Charlottesville, VA – The Southern Environmental Law Center (SELC) and Appalachian Mountain Advocates, on behalf of a coalition of community and conservation groups, filed a legal challenge to the Virginia State Water Control Board’s approval of a water quality certification for the Atlantic Coast Pipeline. While the Board’s decision postponed the effectiveness of the certification pending completion of important studies, Virginia has treated the decision as final. The groups had to file this challenge now to meet a deadline under state law. In its current state, the certification does not adequately assess the impacts of the project on water quality in Virginia sufficiently to meet the requirements of the Clean Water Act.
“This is one in a long series of bad decisions that shines a light on the systematically flawed review process for this dangerous project,” said Executive Director Lew Freeman of the Alleghany Blue Ridge Alliance, which represents a number of the plaintiff organizations. “A pipeline that cuts through Virginia’s precious rivers and streams should be held to the highest standards and the people of the Commonwealth deserve that protection.”
Just last December, the Virginia State Water Control Board voted 4-3 to approve a water quality certification for the Atlantic Coast Pipeline even though the Department of Environmental Quality (DEQ) failed to provide the critical information the Board needed to ensure water quality will be protected in Virginia. This challenge filed by SELC and Appalachian Mountain Advocates on behalf of a strong coalition initiates judicial review of the decision in federal Fourth Circuit Court of Appeals in Richmond. The coalition includes: Appalachian Voices, Chesapeake Climate Action Network, Cowpasture River Preservation Association, Friends of Buckingham, Highlanders for Responsible Development, Jackson River Preservation Association, Potomac Riverkeeper Network, Shenandoah Riverkeeper, Shenandoah Valley Battlefields Foundation, Shenandoah Valley Network, the Sierra Club, Virginia Wilderness Committee, and Wild Virginia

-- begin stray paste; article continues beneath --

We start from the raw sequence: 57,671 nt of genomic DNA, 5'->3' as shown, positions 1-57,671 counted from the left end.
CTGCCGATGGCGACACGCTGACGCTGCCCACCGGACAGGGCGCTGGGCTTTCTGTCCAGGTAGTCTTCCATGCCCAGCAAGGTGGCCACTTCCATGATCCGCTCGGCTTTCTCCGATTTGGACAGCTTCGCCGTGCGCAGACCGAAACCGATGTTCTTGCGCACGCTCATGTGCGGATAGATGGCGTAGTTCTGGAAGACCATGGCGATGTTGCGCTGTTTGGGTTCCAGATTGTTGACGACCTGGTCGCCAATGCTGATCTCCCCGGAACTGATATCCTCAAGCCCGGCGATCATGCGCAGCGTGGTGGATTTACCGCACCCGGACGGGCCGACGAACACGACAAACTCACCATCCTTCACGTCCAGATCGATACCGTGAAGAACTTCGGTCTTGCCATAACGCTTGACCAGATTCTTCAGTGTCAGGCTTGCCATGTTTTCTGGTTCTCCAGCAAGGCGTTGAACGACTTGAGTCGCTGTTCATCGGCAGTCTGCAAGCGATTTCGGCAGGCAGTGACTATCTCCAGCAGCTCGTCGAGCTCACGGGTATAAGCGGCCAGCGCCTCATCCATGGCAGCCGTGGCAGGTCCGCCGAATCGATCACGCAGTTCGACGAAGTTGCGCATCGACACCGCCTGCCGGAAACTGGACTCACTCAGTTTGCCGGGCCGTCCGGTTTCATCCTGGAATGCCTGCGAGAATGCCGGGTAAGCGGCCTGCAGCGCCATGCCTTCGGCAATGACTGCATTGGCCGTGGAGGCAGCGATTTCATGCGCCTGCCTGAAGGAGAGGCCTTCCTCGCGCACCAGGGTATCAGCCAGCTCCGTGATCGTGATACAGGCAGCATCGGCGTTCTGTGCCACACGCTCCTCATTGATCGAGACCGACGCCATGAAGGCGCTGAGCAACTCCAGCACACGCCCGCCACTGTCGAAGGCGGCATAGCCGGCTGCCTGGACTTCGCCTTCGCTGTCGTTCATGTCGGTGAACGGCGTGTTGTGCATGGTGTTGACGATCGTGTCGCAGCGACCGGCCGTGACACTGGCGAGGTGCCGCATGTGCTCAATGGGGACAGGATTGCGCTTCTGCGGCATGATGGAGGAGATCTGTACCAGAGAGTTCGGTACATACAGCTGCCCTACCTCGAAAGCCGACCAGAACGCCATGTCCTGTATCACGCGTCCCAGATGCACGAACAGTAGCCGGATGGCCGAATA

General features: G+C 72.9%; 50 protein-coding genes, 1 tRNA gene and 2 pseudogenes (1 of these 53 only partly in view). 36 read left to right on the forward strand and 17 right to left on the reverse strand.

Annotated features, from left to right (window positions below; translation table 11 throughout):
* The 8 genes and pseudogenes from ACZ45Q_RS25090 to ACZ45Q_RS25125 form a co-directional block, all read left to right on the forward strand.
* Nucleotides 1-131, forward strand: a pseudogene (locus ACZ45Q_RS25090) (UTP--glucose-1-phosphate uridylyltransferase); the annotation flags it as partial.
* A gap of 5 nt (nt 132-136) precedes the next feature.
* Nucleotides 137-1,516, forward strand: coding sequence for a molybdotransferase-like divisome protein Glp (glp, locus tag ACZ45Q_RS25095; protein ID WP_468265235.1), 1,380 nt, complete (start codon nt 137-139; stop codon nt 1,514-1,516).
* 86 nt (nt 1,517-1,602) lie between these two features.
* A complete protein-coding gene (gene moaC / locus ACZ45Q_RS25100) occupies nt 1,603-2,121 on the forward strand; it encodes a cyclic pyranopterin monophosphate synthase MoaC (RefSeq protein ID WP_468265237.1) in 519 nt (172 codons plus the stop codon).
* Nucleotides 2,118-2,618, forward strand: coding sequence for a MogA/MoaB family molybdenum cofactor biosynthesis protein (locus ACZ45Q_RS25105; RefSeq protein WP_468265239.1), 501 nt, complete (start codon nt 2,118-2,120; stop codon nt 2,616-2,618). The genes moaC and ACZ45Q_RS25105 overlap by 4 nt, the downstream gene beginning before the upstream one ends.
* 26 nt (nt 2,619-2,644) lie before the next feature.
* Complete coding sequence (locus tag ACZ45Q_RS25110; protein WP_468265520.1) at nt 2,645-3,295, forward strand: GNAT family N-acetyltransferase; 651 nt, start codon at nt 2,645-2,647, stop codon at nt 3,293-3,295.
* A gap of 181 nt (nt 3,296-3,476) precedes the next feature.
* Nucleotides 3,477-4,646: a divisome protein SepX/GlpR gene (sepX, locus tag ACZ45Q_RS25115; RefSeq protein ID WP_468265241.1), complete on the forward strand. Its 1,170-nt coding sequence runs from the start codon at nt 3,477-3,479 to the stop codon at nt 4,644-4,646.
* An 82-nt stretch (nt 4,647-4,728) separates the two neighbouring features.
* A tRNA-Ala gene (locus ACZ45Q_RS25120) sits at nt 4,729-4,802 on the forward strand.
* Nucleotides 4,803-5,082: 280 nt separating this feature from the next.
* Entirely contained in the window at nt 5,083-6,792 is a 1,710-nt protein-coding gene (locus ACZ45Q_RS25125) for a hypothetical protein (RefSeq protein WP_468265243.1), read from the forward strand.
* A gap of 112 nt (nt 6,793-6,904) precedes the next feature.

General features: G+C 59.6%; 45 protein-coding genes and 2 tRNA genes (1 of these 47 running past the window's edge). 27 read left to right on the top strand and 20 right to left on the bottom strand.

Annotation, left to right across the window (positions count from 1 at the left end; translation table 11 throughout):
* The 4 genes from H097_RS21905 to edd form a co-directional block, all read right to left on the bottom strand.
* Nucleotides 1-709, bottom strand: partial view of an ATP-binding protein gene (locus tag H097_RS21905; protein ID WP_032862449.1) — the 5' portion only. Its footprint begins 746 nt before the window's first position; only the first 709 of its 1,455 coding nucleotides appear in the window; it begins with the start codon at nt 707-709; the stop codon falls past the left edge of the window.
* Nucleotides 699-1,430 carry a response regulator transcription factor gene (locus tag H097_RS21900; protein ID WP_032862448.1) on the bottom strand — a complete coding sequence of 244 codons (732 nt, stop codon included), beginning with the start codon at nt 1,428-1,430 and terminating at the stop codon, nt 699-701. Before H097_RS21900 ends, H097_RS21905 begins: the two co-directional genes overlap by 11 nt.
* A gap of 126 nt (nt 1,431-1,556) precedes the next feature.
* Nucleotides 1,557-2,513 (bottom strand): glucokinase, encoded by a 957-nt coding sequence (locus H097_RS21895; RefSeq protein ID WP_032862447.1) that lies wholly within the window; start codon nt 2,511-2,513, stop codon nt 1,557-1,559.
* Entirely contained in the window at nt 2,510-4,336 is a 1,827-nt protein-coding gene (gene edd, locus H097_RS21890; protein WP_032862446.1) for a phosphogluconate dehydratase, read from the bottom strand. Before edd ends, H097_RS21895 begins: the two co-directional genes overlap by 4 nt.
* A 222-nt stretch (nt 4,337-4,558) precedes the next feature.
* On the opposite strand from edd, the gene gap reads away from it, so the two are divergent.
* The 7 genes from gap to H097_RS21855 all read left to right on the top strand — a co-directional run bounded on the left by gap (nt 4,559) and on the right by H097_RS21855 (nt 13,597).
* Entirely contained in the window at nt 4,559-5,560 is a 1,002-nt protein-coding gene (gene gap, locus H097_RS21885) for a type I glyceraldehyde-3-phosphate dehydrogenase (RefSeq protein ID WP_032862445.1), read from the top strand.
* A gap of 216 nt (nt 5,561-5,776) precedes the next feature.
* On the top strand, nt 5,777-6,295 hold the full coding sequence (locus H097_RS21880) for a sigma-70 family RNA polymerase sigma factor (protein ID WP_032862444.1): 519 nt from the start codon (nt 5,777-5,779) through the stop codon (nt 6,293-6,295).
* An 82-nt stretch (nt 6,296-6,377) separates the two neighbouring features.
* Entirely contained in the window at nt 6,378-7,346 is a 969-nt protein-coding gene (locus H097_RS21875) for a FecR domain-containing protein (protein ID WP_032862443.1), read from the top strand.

“The Virginia State Water Control Board had a clear duty to look at all potential impacts to state waters from the Atlantic Coast Pipeline and make sure our water quality standards are upheld. Instead, the Board went along with the DEQ’s approach of arbitrarily segmenting its review and shirking its legal duties,” said David Sligh, Conservation Director of Wild Virginia. “This approach was clearly constructed by DEQ to avoid the conclusion that would come from a scientifically valid assessment – that this project cannot be built as proposed in a way that protects our waters and our communities.”
The Board may have another opportunity to deny certification once DEQ completes review of several critically important plans submitted by Atlantic Coast Pipeline LLC. DEQ has not made public the timeline for when that information will be available, and it has stated that there will not be an opportunity for public comment. The groups hope to continue to work with the new Northam administration to address the problems with the 401 process for the Atlantic Coast Pipeline.
Today, SELC on behalf of the Sierra Club, Defenders of Wildlife and Virginia Wilderness Committee also filed a legal challenge to a decision by the U.S. Fish and Wildlife Service, and a legal challenge on behalf of the Sierra Club and The Virginia Wilderness Committee to a decision by the National Park Service. The agencies both issued permits for the pipeline. These decisions further highlight agency failures to adequately review crucial information in a process that is being driven by developers rather than regulators.
“From the very start of this process, Dominion has pressured state and federal regulators charged with protecting local communities and the environment to quickly approve its project, despite the risks to landowners and natural resources and despite widespread public opposition,” said SELC Senior Attorney Greg Buppert. “As this challenges demonstrates, it’s clear these agencies must fundamentally reevaluate the Atlantic Coast Pipeline and their processes that failed to thoroughly and properly evaluate this project and its impact.”
The U.S. Fish and Wildlife Services’s Biological Opinion granted developers the ability to move forward with the project despite its impact on endangered bats. The opinion, which specifically permits harm for a “small percentage” of bats, is not in keeping with the law, which requires the agency to more accurately determine the number of endangered species developers are allowed to harm.
“We depend on the Fish and Wildlife Service to ensure that endangered species are not unjustifiably harmed,” said Nathan Matthews with the Sierra Club. “They’ve fallen far short of their obligation here.”
The final legal challenge from SELC targets the National Park Service’s issuance of a permit to allow the pipeline to cross beneath the Blue Ridge Parkway. Constructing the pipeline would have long-term impacts on the Parkway’s viewshed.